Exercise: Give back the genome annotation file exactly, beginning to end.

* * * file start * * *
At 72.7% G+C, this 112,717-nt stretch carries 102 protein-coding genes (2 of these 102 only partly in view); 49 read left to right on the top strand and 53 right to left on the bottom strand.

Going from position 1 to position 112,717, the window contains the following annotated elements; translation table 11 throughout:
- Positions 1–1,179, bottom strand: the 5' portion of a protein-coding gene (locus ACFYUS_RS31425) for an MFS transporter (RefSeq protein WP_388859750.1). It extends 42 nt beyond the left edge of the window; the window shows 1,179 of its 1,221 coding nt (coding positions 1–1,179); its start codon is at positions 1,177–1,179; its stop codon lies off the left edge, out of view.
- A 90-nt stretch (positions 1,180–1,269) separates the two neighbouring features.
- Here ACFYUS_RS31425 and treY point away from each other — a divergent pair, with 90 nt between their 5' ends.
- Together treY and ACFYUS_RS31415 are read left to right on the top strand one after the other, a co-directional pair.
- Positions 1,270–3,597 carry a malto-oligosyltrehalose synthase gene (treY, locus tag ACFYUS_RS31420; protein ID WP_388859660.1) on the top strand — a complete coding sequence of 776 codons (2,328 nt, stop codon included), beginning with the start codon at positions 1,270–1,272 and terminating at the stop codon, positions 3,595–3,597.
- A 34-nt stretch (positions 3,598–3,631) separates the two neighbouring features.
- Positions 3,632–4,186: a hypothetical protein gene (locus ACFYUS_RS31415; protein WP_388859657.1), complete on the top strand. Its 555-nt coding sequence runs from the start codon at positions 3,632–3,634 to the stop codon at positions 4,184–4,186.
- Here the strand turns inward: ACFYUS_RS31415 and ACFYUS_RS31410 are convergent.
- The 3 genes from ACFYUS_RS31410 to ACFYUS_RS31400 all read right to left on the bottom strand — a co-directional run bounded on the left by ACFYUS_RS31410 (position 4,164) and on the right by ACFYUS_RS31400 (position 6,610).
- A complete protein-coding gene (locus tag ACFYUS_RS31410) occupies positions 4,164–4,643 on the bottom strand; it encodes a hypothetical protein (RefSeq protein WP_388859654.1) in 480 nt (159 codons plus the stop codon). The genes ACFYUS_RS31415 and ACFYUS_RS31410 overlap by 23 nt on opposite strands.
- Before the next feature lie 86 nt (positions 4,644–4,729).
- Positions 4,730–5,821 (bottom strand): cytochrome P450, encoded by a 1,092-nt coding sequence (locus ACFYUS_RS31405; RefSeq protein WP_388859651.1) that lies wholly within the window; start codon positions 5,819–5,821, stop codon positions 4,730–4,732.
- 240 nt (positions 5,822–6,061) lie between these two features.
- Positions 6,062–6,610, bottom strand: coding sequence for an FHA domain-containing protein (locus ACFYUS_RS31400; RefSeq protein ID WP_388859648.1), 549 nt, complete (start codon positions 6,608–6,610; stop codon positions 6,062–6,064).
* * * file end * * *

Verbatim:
At 72.7% G+C, this 112,717-nt stretch carries 102 protein-coding genes (2 of these 102 only partly in view); 49 read left to right on the top strand and 53 right to left on the bottom strand.

Going from position 1 to position 112,717, the window contains the following annotated elements; translation table 11 throughout:
- Positions 1–1,179, bottom strand: the 5' portion of a protein-coding gene (locus ACFYUS_RS31425) for an MFS transporter (RefSeq protein WP_388859750.1). It extends 42 nt beyond the left edge of the window; the window shows 1,179 of its 1,221 coding nt (coding positions 1–1,179); its start codon is at positions 1,177–1,179; its stop codon lies off the left edge, out of view.
- A 90-nt stretch (positions 1,180–1,269) separates the two neighbouring features.
- Here ACFYUS_RS31425 and treY point away from each other — a divergent pair, with 90 nt between their 5' ends.
- Together treY and ACFYUS_RS31415 are read left to right on the top strand one after the other, a co-directional pair.
- Positions 1,270–3,597 carry a malto-oligosyltrehalose synthase gene (treY, locus tag ACFYUS_RS31420; protein ID WP_388859660.1) on the top strand — a complete coding sequence of 776 codons (2,328 nt, stop codon included), beginning with the start codon at positions 1,270–1,272 and terminating at the stop codon, positions 3,595–3,597.
- A 34-nt stretch (positions 3,598–3,631) separates the two neighbouring features.
- Positions 3,632–4,186: a hypothetical protein gene (locus ACFYUS_RS31415; protein WP_388859657.1), complete on the top strand. Its 555-nt coding sequence runs from the start codon at positions 3,632–3,634 to the stop codon at positions 4,184–4,186.
- Here the strand turns inward: ACFYUS_RS31415 and ACFYUS_RS31410 are convergent.
- The 3 genes from ACFYUS_RS31410 to ACFYUS_RS31400 all read right to left on the bottom strand — a co-directional run bounded on the left by ACFYUS_RS31410 (position 4,164) and on the right by ACFYUS_RS31400 (position 6,610).
- A complete protein-coding gene (locus tag ACFYUS_RS31410) occupies positions 4,164–4,643 on the bottom strand; it encodes a hypothetical protein (RefSeq protein WP_388859654.1) in 480 nt (159 codons plus the stop codon). The genes ACFYUS_RS31415 and ACFYUS_RS31410 overlap by 23 nt on opposite strands.
- Before the next feature lie 86 nt (positions 4,644–4,729).
- Positions 4,730–5,821 (bottom strand): cytochrome P450, encoded by a 1,092-nt coding sequence (locus ACFYUS_RS31405; RefSeq protein WP_388859651.1) that lies wholly within the window; start codon positions 5,819–5,821, stop codon positions 4,730–4,732.
- 240 nt (positions 5,822–6,061) lie between these two features.
- Positions 6,062–6,610, bottom strand: coding sequence for an FHA domain-containing protein (locus ACFYUS_RS31400; RefSeq protein ID WP_388859648.1), 549 nt, complete (start codon positions 6,608–6,610; stop codon positions 6,062–6,064).